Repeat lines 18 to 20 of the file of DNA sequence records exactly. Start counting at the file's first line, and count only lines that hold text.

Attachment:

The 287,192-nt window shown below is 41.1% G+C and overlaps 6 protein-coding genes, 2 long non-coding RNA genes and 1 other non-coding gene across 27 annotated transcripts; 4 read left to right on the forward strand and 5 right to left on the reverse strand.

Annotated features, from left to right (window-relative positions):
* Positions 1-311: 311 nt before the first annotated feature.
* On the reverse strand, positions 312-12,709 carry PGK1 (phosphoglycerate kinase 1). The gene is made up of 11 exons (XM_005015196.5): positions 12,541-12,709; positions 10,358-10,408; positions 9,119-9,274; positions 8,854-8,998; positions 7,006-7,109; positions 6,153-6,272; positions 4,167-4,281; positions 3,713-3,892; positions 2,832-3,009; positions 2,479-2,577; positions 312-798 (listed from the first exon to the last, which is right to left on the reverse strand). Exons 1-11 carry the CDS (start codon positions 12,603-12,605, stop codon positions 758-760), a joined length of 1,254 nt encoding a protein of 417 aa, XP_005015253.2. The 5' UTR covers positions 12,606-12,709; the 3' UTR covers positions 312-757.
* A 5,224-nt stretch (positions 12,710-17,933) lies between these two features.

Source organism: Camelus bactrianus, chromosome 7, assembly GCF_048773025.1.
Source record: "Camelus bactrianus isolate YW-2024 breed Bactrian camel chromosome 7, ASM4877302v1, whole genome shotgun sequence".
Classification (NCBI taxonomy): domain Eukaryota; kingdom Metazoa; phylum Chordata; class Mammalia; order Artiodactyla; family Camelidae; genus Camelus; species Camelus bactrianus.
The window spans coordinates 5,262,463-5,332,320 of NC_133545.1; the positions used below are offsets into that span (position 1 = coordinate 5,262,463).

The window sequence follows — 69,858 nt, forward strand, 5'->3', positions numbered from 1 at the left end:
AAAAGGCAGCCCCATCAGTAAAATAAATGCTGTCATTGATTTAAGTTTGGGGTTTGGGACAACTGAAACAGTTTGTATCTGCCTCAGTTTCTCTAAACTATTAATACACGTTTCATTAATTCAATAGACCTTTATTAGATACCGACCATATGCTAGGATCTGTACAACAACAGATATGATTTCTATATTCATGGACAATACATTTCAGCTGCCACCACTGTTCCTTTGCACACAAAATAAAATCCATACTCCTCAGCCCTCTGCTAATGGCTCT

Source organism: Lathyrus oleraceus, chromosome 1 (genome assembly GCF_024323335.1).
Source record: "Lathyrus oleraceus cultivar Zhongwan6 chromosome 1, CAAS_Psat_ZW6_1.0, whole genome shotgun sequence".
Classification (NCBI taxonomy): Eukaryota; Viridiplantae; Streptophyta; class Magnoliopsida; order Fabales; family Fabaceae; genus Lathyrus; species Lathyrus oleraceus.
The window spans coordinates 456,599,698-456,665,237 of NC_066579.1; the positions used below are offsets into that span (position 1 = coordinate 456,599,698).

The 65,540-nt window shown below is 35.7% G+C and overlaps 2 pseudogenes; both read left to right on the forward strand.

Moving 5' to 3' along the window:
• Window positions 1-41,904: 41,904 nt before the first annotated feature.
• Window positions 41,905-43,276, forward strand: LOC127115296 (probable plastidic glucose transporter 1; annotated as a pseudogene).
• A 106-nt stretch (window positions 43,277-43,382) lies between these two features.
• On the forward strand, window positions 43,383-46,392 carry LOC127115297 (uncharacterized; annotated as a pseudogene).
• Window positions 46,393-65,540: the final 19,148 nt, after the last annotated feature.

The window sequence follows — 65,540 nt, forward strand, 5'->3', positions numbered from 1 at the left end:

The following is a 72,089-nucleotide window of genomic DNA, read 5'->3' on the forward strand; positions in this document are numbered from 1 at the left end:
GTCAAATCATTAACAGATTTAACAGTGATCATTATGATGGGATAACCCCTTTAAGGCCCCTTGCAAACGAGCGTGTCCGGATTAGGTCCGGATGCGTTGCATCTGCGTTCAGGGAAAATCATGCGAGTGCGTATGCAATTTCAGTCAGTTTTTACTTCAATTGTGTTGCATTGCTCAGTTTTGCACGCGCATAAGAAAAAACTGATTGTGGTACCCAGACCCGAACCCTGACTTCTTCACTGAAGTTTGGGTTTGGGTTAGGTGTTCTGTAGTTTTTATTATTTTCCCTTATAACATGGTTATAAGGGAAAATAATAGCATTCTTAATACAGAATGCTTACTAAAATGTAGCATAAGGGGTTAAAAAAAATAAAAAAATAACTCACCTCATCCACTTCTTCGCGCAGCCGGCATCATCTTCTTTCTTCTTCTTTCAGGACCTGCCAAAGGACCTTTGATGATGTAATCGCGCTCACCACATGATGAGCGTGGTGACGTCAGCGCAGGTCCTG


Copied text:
• Window positions 1-41,904: 41,904 nt before the first annotated feature.
• Window positions 41,905-43,276, forward strand: LOC127115296 (probable plastidic glucose transporter 1; annotated as a pseudogene).
• A 106-nt stretch (window positions 43,277-43,382) lies between these two features.